You thought you had a good cake, but lately he’s been hanging out with the wrong crowd - some tough cookies. Soon he’s staying out late and coming home reeking of alcohol-based vanilla extract. Before you know it your angel ( food) is on a one way street to culinary reform school.
It’s tough when good cakes go bad — and here are some of the most common reasons:
If the cake rose unevenly in the oven:
- The flour was not blended sufficiently into the main mixture.
- The temperature inside the oven was uneven.
- The oven temperature was too high.
- Make sure you used the right size pan. The uncooked mixture should fill the pan by no more than two-thirds.
If the cake is dense and heavy:
- The eggs were too small. Always use large eggs when baking.
- Insufficient air was whisked into the egg and sugar mixture.
- The flour was not folded in gently. Always mix in the flour at the lowest speed.
- The melted butter was too hot when added, causing it to sink down through the whisked foam.
- The oven temperature was too low.
- The oven temperature was too hot.
- The cake was not cooked long enough.
- The oven door was opened too soon, which created a draft.
If the batter curdles and separates:
- The ingredients were not at room temperature.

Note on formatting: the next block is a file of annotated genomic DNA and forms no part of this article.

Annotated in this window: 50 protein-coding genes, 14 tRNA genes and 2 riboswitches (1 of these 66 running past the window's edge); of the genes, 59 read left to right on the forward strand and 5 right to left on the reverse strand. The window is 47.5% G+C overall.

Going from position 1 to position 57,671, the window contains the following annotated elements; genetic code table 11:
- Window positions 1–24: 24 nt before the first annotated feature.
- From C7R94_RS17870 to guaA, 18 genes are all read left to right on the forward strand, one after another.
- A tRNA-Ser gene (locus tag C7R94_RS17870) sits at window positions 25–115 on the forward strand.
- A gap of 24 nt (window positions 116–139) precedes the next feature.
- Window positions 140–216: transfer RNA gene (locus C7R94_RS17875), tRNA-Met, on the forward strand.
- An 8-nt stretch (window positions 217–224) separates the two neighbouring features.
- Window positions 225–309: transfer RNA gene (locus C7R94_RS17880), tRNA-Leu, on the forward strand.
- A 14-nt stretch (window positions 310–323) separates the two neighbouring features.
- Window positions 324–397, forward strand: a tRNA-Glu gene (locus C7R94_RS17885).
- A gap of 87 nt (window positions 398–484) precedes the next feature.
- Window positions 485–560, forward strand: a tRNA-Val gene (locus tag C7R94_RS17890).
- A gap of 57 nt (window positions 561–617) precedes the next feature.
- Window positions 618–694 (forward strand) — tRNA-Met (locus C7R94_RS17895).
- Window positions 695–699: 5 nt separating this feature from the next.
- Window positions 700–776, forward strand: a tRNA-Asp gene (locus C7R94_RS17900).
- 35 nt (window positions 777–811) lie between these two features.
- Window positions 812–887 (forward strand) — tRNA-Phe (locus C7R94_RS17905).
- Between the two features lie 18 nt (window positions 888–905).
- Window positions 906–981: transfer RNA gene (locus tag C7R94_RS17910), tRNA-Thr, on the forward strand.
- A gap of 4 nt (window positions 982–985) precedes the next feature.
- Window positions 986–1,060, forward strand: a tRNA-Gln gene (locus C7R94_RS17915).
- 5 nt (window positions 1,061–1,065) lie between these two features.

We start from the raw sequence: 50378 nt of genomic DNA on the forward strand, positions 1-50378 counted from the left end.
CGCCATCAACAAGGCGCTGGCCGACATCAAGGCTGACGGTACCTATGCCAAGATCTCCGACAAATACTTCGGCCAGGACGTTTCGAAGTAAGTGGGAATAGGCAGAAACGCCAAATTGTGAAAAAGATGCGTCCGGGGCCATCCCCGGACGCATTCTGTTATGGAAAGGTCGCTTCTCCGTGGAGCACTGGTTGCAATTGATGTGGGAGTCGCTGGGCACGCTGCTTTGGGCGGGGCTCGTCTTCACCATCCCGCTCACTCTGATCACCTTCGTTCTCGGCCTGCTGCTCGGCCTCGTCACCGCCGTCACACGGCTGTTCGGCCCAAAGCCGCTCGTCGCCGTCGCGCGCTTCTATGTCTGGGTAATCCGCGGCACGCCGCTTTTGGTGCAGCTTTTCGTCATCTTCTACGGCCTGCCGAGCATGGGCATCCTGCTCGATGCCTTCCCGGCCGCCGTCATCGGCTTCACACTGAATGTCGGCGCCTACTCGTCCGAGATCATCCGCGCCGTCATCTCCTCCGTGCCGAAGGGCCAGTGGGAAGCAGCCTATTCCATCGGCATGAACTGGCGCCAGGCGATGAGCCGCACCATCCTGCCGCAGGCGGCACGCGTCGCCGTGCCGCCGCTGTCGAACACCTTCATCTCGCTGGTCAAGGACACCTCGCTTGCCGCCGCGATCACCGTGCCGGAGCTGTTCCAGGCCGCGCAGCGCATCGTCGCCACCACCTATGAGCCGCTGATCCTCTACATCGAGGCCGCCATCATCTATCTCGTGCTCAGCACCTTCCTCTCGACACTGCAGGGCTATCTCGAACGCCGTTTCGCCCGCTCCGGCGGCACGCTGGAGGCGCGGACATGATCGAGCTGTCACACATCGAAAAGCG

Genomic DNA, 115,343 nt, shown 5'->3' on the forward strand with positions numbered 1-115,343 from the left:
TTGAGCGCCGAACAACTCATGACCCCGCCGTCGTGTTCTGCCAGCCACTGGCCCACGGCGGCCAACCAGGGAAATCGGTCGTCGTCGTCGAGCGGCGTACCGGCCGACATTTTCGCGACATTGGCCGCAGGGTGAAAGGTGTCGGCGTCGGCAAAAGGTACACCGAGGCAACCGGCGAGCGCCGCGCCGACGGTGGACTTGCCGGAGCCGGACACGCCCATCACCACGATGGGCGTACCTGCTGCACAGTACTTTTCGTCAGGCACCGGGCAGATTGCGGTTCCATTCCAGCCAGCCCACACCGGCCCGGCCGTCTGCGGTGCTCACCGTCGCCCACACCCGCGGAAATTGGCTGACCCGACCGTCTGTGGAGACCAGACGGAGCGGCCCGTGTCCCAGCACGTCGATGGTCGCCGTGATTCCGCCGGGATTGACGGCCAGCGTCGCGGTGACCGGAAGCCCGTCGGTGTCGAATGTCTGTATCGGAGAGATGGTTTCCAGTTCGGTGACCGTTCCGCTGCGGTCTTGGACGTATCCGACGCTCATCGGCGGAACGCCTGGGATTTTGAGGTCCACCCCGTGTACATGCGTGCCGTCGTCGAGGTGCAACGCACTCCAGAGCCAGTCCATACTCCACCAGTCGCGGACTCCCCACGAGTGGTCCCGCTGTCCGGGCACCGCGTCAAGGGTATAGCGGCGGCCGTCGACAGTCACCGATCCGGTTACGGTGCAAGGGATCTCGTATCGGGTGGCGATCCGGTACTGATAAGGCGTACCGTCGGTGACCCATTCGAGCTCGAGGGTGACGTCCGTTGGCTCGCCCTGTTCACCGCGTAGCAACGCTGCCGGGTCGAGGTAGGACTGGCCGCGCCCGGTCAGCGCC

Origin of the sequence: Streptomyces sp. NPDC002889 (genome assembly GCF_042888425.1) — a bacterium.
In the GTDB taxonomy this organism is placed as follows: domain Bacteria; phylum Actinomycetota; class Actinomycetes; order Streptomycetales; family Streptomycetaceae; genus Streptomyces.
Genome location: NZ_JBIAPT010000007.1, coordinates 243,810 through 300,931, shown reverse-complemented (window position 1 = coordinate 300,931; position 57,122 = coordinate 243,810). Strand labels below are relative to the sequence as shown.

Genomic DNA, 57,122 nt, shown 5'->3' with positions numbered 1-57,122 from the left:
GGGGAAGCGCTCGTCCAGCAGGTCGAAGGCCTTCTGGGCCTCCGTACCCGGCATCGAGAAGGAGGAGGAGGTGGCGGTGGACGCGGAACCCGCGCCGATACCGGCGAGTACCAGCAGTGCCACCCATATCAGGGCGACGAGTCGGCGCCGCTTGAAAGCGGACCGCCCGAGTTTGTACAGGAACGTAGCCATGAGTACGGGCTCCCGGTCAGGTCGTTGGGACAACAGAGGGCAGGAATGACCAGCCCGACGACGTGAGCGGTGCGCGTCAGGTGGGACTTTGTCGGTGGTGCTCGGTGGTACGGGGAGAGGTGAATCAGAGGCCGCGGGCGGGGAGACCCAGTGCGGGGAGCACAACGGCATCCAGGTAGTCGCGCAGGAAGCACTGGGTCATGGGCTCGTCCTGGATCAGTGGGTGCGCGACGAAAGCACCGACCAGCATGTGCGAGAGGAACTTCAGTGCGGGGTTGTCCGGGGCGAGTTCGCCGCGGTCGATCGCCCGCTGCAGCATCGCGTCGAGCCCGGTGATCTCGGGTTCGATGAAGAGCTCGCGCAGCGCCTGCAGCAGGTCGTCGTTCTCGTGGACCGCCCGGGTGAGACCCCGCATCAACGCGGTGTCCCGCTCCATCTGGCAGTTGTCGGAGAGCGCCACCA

- The butter and sugar were not creamed together well enough before adding the eggs.
- The eggs were added too quickly.
- If the cake’s texture is too heavy:
- The butter, sugar and eggs were not beaten together long enough.
- The flour was beaten at too high a speed.
- Too much flour was added to the creamed mixture.
- The oven temperature was not hot enough.
If the top of the cake peaks and cracks:
- The oven temperature was too hot, causing the outside of the cake to bake and form a crust too quickly. As the mixture in the center of the cake continued to cook and rise, it burst up through the top of the cake.
- The cake wasn’t baked on the center rack of the oven.
- If raisins, dried fruit and nuts sunk to the bottom:
- The pieces of fruit were too large and too heavy.
- The sugary syrup on the outside of the fruit was not washed off- this caused the pieces of fruit to slide through the mixture as it heated.
- The washed and dried fruit was not dusted with flour before being added to the mixture.
- The cake mixture was over beaten or was too wet so it could not hold the fruit in place.
- The oven temperature was too low, causing the mixture to melt before it set to hold the fruit in place.
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